Poems by Siobhan Harvey
page 9 of Tarot #1
At night, the home turns to dark matter:
constellations spin at dusty windows; stray
cats prowl a lightless street; veiled vehicles
steal by. Belonging here is seized
from TV flickers, the home electric
with absent light, the world-views of
politicians, people-traffickers, wall-builders,
warmongers and fake-news profiteers, ghosts
in the haunted house of the news.
The swell high in the estuary close by,
the home imagines itself, like the migrant,
rowing in ocean air beneath moonlight.
There is upset. There is unsettlement.
Freighted with loss, a sleepwalker disturbs
corridors; their breath troubles empty rooms.
The home soothes this wild spirit with warm tea,
guides it to resting, then sings it to sleep.
Soon thoughts become dead bodies
washed up on starless shores, craft capsized
in deep waters, babies born to detention centres.
The home peels away the roof of this
strange reality, as if it’s a scar, as if it bleeds.
At the heart of the matter is such music
as beats in the body unseen, and here the home
calls out sanctuary to all who are displaced, all ghosts
turned away, in dark matter, from entry elsewhere.
Come to me, it cries.
Come be bodies safe as homes
no politician, people-trafficker, wall-builder,
warmonger or fake-news profiteer can haunt.
My Mother is a Ghost Living in My Mind
page 42 of Tarot #1
The dead aren’t always buried.
Some live on in silence separated
by their need to
away. From me,
she is forever cold, as if lost
at sea or in undying snowstorm, body
seized by fog or mind disturbed
from collective memory. Who are you?
I ask, Where did you go?
One moment, a farewell;
the next refusing to speak.
She comes to me in crises:
her tearful rejection of me;
my tearful certainty she can’t love.
During lockdown, she’s free to haunt
my absent days and nights until
I call down the heavens to end it all.
The other life I might have known
with her is filament burned
into my mind. A movie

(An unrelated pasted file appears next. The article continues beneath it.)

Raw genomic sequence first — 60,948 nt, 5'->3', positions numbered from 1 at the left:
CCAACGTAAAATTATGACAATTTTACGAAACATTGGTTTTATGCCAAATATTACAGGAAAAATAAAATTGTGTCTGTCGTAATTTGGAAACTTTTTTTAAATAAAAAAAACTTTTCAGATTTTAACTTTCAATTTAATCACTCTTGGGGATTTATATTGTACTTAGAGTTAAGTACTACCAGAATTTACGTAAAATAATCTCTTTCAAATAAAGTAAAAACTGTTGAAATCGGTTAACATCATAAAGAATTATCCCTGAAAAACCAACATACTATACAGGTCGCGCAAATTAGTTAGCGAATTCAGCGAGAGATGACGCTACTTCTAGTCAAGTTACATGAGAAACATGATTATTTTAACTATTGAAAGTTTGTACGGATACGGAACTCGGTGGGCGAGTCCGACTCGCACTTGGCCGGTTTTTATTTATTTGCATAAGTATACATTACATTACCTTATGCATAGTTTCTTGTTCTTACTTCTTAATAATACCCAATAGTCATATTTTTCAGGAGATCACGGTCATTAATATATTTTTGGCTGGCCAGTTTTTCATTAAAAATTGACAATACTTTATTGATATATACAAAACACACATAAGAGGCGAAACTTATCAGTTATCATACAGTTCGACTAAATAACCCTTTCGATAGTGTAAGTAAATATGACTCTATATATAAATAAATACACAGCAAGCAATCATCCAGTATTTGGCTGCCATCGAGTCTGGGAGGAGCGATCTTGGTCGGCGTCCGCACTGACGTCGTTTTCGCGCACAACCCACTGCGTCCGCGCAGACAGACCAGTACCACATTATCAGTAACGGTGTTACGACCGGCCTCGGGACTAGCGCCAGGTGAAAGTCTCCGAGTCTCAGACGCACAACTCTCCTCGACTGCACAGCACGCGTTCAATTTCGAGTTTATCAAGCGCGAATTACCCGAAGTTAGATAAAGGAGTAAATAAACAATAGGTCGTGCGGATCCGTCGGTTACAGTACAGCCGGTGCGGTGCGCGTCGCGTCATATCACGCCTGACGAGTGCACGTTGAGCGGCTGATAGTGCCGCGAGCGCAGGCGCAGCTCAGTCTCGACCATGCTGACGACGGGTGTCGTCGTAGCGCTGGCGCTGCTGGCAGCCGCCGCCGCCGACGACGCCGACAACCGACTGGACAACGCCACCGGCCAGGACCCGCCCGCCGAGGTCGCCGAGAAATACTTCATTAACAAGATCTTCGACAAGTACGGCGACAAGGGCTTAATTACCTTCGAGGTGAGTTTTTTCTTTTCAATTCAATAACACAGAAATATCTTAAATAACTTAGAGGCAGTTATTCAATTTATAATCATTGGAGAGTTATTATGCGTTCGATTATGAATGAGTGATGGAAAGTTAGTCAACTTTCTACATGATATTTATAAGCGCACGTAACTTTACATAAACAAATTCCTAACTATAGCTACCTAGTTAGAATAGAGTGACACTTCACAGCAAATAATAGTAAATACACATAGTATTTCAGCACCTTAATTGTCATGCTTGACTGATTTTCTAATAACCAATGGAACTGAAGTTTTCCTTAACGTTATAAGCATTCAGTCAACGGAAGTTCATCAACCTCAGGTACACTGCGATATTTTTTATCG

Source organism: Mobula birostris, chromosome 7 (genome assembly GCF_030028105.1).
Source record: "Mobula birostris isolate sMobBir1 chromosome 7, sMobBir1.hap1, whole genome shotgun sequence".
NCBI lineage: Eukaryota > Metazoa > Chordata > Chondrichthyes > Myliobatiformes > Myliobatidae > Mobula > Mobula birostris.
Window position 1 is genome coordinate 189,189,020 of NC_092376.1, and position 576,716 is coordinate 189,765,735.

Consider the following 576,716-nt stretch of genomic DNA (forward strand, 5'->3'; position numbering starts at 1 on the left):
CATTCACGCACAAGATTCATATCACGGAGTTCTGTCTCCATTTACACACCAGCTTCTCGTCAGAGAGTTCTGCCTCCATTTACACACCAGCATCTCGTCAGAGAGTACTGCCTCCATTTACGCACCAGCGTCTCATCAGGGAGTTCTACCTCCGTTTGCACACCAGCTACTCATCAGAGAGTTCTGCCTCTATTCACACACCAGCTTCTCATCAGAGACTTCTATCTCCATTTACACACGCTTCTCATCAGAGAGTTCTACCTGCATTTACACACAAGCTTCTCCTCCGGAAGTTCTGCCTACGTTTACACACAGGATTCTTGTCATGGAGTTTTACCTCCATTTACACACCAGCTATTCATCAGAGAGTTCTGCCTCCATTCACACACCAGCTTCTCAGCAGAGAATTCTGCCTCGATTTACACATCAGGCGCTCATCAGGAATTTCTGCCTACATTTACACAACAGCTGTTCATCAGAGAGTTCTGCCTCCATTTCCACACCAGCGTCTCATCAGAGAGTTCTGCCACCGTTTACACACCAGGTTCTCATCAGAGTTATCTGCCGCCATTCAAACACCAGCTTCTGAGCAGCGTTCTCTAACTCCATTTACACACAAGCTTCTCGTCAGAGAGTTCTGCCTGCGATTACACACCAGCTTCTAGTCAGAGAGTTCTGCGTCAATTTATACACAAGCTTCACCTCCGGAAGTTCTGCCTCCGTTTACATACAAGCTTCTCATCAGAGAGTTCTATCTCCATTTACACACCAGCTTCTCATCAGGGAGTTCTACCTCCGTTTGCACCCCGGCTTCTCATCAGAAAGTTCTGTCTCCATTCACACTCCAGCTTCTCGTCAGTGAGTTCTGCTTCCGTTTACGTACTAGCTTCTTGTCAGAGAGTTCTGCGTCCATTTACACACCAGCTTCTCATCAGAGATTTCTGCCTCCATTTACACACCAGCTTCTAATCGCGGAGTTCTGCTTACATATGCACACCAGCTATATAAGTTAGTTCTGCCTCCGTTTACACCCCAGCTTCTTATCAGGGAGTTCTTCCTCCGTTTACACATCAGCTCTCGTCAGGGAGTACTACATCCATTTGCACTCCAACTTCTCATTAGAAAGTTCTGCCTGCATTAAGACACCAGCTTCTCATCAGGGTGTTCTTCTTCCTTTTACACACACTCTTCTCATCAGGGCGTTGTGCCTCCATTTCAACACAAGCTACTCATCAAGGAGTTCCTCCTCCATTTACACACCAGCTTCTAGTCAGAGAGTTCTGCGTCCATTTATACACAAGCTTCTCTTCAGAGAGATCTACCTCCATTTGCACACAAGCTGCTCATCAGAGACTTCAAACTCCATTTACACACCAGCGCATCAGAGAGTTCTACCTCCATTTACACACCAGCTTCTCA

never released; a book
unpublished: these I inherit
as she ghosts me. The forgeries
and false antiques of reconciliation,
long lost phone calls stirring
in the still of night, I learn
to surrender everything in time.
When finally free, hope is broken-
winged and blunt-billed. Downed
by careful navigation and deceit,
I’m left to the emptiness
of another, to embalm and burden
myself, her silence and haunting
judgement born by me as eternal cut.
page 47 of Tarot #1
Like candlelight of protestors, the fires
cast from old homes upon the inlet’s dark water
are extinguished by eviction. Darkness
may consume them, they who are ghosts,
who are displaced from their homes, power
cut, emptied of belongings perhaps, but
these protestors are alight with oxygen
enough to flame protest, Rise Up! Rise Up!
Like a symphony on the theme of loss,
their voice carries across the land.
It is owl cry. It is moonlight. By night,
it is breath disturbing those who sleep.
Rise Up! Rise Up! Their chant swells again
with the tide. As homes are taken to resting
elsewhere, these protestors are left to watch
from windows dead without their fire.
Like electricity, the pulse of rejection burns
long in them. It is a fierce sun. It is the last song
of a dying bird. And they who are incandescent
with injustice, continue their cry. Rise Up! Rise Up!
For these protestors have nothing but embers,
yet they fight on with a burning need for home,
family and faith, if only to retain their voice.
Which is the most powerful thing of all.